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SA premier defends his early vaccine shot

Man Preparing Vaccine
Photo: SA premier defends his early vaccine shot
South Australian Premier Steven Marshall has defended his decision to be among the first in SA to get the COVID-19 vaccine, describing it as a show of confidence in its safety. 
Mr Marshall was administered the Pfizer vaccine on Monday, along with Police Commissioner Grant Stevens, Health Minister Stephen Wade and Chief Public Health Officer Nicola Spurrier.

There has been some criticism of political leaders getting the jab early amid the initial limited supply.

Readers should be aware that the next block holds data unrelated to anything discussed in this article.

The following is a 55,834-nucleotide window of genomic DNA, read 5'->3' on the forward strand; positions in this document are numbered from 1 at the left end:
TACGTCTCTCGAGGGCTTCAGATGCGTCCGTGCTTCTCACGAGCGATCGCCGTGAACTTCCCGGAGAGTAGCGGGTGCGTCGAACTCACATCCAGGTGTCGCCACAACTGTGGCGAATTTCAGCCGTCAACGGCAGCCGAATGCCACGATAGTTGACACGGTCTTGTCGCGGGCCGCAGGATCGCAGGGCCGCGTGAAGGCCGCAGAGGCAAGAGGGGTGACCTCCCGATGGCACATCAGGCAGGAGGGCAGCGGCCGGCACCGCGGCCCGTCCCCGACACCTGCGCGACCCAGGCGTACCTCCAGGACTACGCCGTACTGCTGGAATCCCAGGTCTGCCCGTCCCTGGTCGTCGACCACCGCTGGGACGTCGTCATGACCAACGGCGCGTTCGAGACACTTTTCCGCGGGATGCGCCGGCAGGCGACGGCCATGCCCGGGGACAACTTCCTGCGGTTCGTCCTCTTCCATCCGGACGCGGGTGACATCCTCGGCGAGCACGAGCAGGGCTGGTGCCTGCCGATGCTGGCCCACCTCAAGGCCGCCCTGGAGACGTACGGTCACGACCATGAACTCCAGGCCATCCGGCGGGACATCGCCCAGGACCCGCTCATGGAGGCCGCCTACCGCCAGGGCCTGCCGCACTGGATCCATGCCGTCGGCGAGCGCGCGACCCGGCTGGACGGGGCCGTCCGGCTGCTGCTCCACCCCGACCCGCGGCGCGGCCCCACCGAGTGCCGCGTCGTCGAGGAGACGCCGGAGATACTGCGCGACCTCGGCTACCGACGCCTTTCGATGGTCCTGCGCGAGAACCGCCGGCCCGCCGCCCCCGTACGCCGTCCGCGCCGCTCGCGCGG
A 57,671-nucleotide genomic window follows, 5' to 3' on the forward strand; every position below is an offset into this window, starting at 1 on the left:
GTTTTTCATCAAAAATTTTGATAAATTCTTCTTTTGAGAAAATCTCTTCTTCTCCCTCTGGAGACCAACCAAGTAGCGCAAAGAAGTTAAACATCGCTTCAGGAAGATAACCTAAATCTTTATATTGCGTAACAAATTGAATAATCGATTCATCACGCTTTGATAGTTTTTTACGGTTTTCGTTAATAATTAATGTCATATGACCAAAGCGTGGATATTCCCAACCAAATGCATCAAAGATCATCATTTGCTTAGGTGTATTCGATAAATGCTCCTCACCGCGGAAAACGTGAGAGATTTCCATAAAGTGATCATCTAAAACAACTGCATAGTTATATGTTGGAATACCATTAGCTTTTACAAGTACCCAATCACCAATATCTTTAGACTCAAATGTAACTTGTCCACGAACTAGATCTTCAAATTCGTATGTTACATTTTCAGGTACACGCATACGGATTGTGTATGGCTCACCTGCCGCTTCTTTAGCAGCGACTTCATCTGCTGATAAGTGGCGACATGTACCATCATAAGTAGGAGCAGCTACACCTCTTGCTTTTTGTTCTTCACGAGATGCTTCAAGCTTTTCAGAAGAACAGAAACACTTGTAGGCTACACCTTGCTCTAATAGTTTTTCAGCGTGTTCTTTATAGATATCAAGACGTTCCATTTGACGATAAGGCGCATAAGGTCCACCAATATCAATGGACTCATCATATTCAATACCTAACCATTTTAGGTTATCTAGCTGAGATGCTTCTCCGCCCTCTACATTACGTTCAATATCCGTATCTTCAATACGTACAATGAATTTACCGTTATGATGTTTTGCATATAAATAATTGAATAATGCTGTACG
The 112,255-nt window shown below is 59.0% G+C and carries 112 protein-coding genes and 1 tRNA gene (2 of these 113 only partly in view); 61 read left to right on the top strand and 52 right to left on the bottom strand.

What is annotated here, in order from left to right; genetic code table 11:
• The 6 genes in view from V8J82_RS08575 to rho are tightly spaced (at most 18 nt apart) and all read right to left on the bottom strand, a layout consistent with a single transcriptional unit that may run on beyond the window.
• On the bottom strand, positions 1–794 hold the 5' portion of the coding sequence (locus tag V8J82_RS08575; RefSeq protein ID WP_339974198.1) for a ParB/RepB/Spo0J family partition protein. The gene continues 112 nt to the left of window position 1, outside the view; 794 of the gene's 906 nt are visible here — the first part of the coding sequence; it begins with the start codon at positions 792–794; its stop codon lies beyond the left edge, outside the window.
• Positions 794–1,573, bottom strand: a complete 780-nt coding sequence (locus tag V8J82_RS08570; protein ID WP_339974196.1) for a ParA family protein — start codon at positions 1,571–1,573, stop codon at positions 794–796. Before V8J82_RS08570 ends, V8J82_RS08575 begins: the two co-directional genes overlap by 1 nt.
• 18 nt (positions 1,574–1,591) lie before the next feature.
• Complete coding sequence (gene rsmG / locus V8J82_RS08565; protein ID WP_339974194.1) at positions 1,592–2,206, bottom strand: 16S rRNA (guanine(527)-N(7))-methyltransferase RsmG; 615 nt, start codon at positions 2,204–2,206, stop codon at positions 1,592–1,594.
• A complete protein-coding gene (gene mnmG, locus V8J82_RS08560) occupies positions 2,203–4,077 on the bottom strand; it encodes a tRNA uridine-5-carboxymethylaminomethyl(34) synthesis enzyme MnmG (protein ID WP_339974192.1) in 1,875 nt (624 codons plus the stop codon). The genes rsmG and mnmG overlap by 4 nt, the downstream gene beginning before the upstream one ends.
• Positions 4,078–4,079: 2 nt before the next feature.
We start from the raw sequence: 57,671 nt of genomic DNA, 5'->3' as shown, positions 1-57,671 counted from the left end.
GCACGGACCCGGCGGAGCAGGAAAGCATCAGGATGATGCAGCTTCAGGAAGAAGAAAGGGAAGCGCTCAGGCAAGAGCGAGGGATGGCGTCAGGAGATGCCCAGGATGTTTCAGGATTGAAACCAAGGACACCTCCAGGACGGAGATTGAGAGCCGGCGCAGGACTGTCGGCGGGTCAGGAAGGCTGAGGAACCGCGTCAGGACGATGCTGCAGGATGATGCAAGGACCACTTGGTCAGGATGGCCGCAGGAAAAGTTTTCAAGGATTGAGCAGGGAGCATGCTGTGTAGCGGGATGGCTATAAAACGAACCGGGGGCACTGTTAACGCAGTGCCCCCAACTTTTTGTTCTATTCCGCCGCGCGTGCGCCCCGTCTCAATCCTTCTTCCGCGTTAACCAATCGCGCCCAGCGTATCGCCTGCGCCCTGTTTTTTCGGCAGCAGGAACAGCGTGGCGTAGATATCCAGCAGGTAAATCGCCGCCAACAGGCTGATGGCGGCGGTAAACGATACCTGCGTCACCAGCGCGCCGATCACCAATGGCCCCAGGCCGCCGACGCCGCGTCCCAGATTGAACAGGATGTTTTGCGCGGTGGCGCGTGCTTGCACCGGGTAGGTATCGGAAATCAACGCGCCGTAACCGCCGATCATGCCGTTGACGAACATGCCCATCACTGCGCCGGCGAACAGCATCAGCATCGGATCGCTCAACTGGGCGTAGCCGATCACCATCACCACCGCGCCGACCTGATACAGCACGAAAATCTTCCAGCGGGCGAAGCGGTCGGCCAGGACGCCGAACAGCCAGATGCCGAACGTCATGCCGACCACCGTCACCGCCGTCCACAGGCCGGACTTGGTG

But the premier said the advice he received was that it was important to show confidence in the safety of the vaccine.
"We can't expect other people in the community to have the vaccine if we're not prepared to do it ourselves," he told reporters on Tuesday.

"So it was really a public demonstration that it
is safe, and that we were encouraging everybody to roll up their sleeves and do the right thing by the rest of the community."
 Health officials said side effects could be similar to those often experienced by people who received the annual influenza vaccine, including possible localised tenderness, a mild temperature and general feeling of being a little unwell.
Mr Marshall said he had experienced some slight tenderness in his shoulder but had no other reaction.


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